Ash Wednesday

By John Kimbrough

Lent is an extended time of preparation for Easter. For most Christians Lent begins on Wednesday and ends the Saturday evening before Easter Sunday, for a total of 46 days. (The Eastern Orthodox churches observe a longer period.) Lent is a time to reflect on the meaning of Easter and the events leading up to it.

Ash Wednesday marks the start of Lent. Some Christians used to observe this season by separating themselves from the community. On Ash Wednesday these penitents would be clothed in sackcloth and be marked with ashes by the local priest. They would then go into seculsion, usually at a nearby monastery. Over time the custom of ashes spread to include everyone who attended church. (Sackcloth-wearing, meanwhile, declined--although don't let me discourage you if you're interested...)

The Bible often mentions sackcloth and ashes as a sign of penitence. Daniel is one example.

At an Ash Wednesday service, the minister will dip a thumb/finger into the ashes and mark your forehead with the sign of the cross, saying "Remember O man, that thou art dust and to dust thou shalt return." Many services I've attended "delegate" this responsibility to the congregration, so that the bowl of ashes gets passed around. You get marked, then you mark someone else, and so on. The ashes traditionally are made by burning palm leaves from last year's Palm Sunday service.

Whether one wipes off the ashes after the service is an individual decision. Some people choose to wash off the ashes after the service is over, mindful of Jesus's injunction to not "look gloomy like the hypocrites, for they disfigure their faces that their fasting may be seen by others" (Matthew 6). Others choose to keep the ashes for the rest of the day.

On the days I've chosen to keep the ashes, walking around with a cross-shaped smudge has been somewhat frightening. While I don't keep secret that I'm a Christian, I don't advertise it either. I know that my life should be centered on my faith, but my desire is to be part of the group and not rock whichever boat I'm in. But on Ash Wednesday my salient feature is this ash on my forehead. I get some strange looks in the library where I work, and I wonder: what do they see? Do I fit their vision of a "Christian"? If not, should I be concerned?

Being reminded that others may judge the church by observing my actions--and that I usually fall short of their, and God's, expectations--seems an appropriate way to start Lent. A major theme of Lent is the wilderness: the years Moses and the Israelites spent wandering in the desert, and the time Jesus spent being tested by the devil. Today many Christians remember these times with special acts of fasting and prayer during Lent.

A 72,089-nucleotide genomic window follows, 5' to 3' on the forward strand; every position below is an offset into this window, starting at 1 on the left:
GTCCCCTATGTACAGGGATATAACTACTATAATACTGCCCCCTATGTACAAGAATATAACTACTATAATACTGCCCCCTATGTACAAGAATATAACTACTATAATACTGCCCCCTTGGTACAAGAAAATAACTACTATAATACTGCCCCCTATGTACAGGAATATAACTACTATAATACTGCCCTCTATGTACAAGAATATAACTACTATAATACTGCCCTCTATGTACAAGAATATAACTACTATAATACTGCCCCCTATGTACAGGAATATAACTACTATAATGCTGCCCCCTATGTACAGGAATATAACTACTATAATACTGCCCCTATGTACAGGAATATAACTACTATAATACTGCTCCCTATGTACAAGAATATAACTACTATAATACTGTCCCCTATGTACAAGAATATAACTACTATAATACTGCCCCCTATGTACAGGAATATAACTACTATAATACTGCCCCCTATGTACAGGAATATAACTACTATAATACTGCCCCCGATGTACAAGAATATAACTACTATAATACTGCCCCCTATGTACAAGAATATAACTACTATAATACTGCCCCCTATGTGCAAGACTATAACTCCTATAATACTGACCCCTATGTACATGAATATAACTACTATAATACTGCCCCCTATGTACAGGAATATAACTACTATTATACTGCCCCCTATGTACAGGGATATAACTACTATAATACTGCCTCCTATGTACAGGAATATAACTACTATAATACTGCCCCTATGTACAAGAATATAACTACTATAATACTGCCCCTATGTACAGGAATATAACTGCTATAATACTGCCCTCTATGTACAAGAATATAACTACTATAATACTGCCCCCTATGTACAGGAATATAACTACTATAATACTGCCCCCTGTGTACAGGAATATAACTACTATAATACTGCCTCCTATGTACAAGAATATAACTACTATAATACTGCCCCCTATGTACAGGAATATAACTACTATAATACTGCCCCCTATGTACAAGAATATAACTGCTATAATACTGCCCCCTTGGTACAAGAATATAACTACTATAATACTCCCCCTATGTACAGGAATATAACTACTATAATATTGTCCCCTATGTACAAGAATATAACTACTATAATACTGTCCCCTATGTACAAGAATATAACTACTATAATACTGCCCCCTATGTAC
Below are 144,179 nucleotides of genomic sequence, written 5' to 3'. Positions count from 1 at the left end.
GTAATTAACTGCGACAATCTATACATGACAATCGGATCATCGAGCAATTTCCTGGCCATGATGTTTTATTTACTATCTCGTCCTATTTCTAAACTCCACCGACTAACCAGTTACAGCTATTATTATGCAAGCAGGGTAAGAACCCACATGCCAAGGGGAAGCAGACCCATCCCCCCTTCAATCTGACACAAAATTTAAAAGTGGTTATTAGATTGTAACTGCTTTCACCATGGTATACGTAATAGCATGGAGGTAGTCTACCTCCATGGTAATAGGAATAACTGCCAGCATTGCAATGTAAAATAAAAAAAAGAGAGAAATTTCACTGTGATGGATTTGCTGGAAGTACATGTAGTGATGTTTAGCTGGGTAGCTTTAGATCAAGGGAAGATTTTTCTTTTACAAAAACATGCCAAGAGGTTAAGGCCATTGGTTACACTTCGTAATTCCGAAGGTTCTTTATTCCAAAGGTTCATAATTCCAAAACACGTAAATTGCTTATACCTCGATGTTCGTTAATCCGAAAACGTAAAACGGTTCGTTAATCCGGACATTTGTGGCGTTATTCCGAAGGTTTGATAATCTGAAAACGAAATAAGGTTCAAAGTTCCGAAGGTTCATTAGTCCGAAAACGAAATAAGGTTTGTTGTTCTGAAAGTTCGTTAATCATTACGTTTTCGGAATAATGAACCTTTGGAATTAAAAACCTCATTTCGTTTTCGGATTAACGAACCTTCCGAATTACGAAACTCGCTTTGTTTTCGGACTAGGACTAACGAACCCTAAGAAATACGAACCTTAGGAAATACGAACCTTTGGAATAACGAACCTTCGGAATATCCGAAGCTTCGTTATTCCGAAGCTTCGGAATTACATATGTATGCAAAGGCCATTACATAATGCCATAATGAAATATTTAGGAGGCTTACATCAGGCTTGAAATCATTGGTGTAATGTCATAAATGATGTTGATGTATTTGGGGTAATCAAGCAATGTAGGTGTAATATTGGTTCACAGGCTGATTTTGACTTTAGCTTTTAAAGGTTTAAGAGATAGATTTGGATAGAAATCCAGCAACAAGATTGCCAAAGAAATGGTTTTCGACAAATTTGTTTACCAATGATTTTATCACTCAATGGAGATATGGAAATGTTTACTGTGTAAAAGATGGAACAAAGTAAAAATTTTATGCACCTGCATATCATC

There are many examples of fasting in Scripture: Daniel (again), Anna, Paul and Barnabas, and Christ. While no Protestant churches have any formal Lenten requirements, I encourage you to participate in some form of fast during Lent. The traditional choice is food, especially luxuries like chocolate, candy, or meat--but I know several people who fasted from TV, the Web, or other things.

If you don't feel called to fast, an often forgotten--but equally important--part of Lent is prayer and good works. The medieval monks used to check out a good library book and read it as a Lenten discipline. I usually try to read the Book of Psalms during Lent. One year I even finished it.


Whatever you choose as your Lenten discipline, be mindful that you do it as an act of worship and in obedience to God. Keeping a stricter fast does not make you more holy. The point isn't to see how far you can push yourself, but to live "not on bread alone, but on every word that comes from the mouth of God."


Yours for a holy Lent,

University of Chicago

You may enjoy "Ash-Wednesday", by T.S. Eliot, or Lent by George Herbert.


Also check out this column about a recent Ash Wednesday at Columbia

"Remember you are dust and to dust you shall return."